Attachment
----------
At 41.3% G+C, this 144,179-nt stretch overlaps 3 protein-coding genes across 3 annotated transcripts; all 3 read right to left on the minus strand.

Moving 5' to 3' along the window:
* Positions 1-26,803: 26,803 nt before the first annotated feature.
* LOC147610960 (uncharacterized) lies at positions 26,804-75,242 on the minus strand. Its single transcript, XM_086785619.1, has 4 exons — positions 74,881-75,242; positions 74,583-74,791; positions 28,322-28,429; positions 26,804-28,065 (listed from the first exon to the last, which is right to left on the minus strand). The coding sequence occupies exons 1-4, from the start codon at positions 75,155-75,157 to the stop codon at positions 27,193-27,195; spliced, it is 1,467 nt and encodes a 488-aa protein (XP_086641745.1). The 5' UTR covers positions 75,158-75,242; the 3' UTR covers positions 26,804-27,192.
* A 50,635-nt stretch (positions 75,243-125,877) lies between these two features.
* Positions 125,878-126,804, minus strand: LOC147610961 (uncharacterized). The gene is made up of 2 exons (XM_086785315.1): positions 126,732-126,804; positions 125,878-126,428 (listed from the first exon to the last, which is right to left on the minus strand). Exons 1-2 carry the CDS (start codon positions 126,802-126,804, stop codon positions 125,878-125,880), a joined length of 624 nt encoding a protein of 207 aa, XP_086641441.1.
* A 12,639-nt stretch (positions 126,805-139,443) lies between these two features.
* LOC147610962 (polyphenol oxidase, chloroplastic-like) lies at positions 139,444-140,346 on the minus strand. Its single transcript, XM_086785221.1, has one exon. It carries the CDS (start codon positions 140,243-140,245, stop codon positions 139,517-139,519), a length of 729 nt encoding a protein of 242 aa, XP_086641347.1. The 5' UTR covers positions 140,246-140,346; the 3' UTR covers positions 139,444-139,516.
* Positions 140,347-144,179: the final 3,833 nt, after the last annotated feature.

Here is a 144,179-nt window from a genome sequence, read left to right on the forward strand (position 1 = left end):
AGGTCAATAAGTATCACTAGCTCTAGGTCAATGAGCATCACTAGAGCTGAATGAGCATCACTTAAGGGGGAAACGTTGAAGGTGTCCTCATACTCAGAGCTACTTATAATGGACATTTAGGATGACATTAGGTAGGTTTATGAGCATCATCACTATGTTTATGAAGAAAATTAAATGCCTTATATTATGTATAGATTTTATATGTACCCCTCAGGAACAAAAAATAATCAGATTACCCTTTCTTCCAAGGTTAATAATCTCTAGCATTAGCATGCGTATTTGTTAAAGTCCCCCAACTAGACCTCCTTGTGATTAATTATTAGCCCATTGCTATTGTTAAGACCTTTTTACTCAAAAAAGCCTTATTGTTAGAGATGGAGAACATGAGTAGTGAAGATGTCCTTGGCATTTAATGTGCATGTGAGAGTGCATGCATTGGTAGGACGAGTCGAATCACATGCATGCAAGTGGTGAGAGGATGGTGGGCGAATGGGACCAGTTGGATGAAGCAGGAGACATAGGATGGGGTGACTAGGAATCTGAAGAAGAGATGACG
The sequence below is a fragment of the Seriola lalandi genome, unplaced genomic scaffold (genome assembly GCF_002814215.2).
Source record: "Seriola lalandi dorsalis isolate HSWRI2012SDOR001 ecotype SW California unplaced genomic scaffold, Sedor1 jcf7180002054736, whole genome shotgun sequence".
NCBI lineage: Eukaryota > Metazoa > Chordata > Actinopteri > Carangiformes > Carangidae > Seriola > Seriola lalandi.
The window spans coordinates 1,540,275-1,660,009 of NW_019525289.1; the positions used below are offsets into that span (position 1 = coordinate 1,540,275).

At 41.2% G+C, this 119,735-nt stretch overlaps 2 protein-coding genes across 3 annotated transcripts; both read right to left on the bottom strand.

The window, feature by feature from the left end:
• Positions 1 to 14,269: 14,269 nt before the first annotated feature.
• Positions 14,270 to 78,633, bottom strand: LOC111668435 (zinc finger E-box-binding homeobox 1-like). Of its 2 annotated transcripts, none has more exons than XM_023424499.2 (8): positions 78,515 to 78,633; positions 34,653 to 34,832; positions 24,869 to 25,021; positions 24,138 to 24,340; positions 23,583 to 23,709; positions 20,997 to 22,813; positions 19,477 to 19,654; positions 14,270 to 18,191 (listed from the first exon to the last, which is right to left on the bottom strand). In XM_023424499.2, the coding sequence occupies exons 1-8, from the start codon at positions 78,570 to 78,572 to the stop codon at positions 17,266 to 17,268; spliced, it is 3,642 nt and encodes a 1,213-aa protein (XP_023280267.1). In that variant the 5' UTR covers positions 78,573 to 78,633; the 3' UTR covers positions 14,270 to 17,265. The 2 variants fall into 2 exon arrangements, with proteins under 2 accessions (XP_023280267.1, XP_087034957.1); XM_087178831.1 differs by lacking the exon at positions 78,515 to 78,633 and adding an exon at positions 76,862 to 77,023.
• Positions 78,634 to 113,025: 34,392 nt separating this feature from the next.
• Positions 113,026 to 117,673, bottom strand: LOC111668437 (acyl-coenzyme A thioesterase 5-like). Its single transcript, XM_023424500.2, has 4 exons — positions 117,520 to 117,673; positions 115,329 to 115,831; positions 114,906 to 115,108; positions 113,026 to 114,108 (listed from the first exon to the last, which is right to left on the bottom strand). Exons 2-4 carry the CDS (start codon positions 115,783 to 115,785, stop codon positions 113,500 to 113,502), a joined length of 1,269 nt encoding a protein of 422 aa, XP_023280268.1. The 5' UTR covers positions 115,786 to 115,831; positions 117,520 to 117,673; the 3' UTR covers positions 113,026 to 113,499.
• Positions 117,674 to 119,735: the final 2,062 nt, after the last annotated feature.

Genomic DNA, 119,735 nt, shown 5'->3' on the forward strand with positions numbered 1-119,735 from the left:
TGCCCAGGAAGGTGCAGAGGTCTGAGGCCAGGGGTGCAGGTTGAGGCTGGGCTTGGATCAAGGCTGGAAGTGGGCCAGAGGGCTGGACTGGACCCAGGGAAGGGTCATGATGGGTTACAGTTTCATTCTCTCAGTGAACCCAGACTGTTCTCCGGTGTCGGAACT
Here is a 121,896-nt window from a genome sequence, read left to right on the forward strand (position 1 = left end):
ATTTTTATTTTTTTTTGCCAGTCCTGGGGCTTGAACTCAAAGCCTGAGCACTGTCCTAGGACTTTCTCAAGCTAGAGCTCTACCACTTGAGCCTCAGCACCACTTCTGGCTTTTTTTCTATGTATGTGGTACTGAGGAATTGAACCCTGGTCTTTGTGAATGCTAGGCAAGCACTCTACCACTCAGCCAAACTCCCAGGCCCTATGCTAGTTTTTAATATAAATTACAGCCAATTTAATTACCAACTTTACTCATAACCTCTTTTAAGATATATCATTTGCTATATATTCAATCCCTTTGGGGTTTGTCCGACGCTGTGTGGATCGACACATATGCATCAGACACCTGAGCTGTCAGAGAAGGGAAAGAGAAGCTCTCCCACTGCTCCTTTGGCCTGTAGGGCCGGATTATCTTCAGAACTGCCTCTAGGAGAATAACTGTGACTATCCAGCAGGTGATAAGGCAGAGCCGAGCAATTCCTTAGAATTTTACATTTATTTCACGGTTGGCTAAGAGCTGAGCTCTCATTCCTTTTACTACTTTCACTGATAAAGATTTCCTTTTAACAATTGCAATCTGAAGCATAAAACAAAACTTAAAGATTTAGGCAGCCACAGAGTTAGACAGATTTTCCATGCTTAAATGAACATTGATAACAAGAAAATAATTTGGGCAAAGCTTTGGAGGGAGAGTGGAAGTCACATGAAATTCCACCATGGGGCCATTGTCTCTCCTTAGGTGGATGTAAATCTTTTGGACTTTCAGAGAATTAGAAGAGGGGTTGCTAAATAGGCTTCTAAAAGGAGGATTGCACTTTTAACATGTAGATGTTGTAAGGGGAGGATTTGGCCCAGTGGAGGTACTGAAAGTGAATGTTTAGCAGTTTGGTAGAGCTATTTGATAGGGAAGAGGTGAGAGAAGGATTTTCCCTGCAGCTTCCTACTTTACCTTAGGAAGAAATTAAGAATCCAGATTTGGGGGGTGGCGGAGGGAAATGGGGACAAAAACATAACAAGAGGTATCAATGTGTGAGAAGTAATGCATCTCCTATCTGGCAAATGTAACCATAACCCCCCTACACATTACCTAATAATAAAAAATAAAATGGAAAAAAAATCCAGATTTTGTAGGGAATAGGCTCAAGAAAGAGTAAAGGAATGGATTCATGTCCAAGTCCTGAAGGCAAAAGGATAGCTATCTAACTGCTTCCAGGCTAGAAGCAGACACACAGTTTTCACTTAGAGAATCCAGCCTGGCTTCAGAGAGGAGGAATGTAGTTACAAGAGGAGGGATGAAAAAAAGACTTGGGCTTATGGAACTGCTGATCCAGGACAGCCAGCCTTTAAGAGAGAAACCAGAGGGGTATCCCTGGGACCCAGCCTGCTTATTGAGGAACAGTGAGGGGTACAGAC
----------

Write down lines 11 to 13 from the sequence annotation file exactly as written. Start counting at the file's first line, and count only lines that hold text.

AGGTCAATAAGTATCACTAGCTCTAGGTCAATGAGCATCACTAGAGCTGAATGAGCATCACTTAAGGGGGAAACGTTGAAGGTGTCCTCATACTCAGAGCTACTTATAATGGACATTTAGGATGACATTAGGTAGGTTTATGAGCATCATCACTATGTTTATGAAGAAAATTAAATGCCTTATATTATGTATAGATTTTATATGTACCCCTCAGGAACAAAAAATAATCAGATTACCCTTTCTTCCAAGGTTAATAATCTCTAGCATTAGCATGCGTATTTGTTAAAGTCCCCCAACTAGACCTCCTTGTGATTAATTATTAGCCCATTGCTATTGTTAAGACCTTTTTACTCAAAAAAGCCTTATTGTTAGAGATGGAGAACATGAGTAGTGAAGATGTCCTTGGCATTTAATGTGCATGTGAGAGTGCATGCATTGGTAGGACGAGTCGAATCACATGCATGCAAGTGGTGAGAGGATGGTGGGCGAATGGGACCAGTTGGATGAAGCAGGAGACATAGGATGGGGTGACTAGGAATCTGAAGAAGAGATGACG
The sequence below is a fragment of the Seriola lalandi genome, unplaced genomic scaffold (genome assembly GCF_002814215.2).
Source record: "Seriola lalandi dorsalis isolate HSWRI2012SDOR001 ecotype SW California unplaced genomic scaffold, Sedor1 jcf7180002054736, whole genome shotgun sequence".